- Uncle Tom in the White Pacific: African-American performances of the “slave sublime” in late-colonial Australasia
In the late nineteenth century, a number of travelling African-American entertainment troupes gave performances evoking the suffering of slaves to audiences in the British settler colonies of Australia and New Zealand. These performances consisted chiefly of Uncle Tom’s Cabin plays and concerts of so-called jubilee songs. A significant portion of the Australian and New Zealand public responded sentimentally to these performances. In this article, I ask why and how this was possible given that the late 1800s was a period of hardening attitudes towards “Coloured” peoples in this part of the “White Pacific.” Why did so many Australasian settlers respond sentimentally to African-American performances of what Paul Gilroy would call the “slave sublime”? My answer is that sentimentality about African-American suffering in another place and time actually reinforced the hardening of settler attitudes towards Indigenous peoples close to home. In so arguing, I seek to relate the existing literature on “Black cultural forms” to new work on settler colonialism in late-colonial Australasia. I also take issue with those who suggest that sentimental cultural forms were no longer significant in the late 1800s, showing that they continued to play an important social and cultural role.
-Australia bids you welcome here And in her name I speak. Your wrongs, your songs have drawn a tear, And watered many a cheek. Yet, through our tears, our hearts to thee Feel tender, kind and true; Sweet Singers of the Jubilee, We breathe a prayer for you.—A Tribute to the Fisk Jubilee Singers1
For almost three and a half years in the late 1880s, Frederick J. Loudin’s Fisk Jubilee Singers, the famous African-American choir, toured Australia and New Zealand. Loudin’s group was named after an even more famous Black American choir from the 1870s, the original Fisk Jubilee Singers, from Nashville, Tennessee. As the name suggests, the main items in each of these groups’ repertoires were jubilee songs. A jubilee song was an example of Black American religious music, usually a spiritual, that had been altered to suit the conventions of the commercial concert stage.2 Loudin’s Singers’ performances of jubilee songs such as “Steal Away to Jesus” and “I’m Rolling Through An Unfriendly World” proved enormously popular in Britain’s Australasian colonies.3 They attracted crowds almost everywhere they went. They also garnered critical praise. Crucial to the warmth of their colonial reception were their connections to American slavery. In both their publicity and the press commentary, much was made of the fact that every member of the choir was a former slave or a direct descendant of slaves.4 It was also claimed that their best-known songs were “wild weird melodies and spirituels [sic] composed and sung by the captive slaves while in bondage.”5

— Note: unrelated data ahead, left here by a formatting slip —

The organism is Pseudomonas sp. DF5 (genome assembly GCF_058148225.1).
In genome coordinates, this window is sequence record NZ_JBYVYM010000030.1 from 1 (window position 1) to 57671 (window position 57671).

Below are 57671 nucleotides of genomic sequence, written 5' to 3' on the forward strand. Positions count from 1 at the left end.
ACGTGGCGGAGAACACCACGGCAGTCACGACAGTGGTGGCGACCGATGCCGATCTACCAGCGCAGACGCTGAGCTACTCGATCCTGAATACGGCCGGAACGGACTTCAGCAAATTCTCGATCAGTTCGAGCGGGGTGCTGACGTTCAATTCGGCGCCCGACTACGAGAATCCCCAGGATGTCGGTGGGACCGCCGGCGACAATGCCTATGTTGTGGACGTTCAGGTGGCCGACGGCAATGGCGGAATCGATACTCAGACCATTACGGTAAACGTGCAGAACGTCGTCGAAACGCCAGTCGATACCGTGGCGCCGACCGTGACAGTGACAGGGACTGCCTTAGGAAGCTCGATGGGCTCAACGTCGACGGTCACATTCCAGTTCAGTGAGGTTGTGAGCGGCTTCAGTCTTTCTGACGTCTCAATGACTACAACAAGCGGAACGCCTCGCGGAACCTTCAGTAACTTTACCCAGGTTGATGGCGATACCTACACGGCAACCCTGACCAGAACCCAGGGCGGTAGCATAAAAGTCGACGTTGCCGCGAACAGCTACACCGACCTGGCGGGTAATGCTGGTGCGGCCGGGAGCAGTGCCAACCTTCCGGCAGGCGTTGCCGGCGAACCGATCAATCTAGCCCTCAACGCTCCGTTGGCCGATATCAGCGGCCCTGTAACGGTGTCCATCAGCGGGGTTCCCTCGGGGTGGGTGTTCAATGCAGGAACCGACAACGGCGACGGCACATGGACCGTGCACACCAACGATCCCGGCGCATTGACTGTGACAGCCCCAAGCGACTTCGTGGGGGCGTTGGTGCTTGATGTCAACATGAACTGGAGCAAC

Loudin’s Fisk Jubilee Singers were the first African-American group dedicated to the performance of Black religious music to visit Australia and New Zealand. Yet jubilee songs were already circulating in the colonies by the time they arrived. Nonconformist church choirs and White blackface minstrel troupes had performed jubilee songs such as “Go Down, Moses” in the early 1880s.6 More significantly, two touring groups of African-American vocalists had performed jubilee songs in the late 1870s. Both were minstrel troupes confusingly calling themselves the Georgia Minstrels; both, too, appeared in dramatisations of Uncle Tom’s Cabin, Harriet Beecher Stowe’s renowned anti-slavery novel, in collaboration with local White theatre companies. In each case, the Georgia Minstrel troupes fielded performers to act as Uncle Tom and in other melodramas set in the slavery-era American South. Those not acting in these productions reprised their minstrel acts in plantation scenes; all, too, sang a mixture of hymns and jubilee songs at the plays’ most affecting moments.
Most music scholars make careful distinctions between jubilee songs performed in concerts by serious vocalists such as Loudin’s Singers and the “spurious” versions offered in minstrel shows and melodramas.7 One could indeed draw many distinctions between the two, not least because vocal concerts were considered...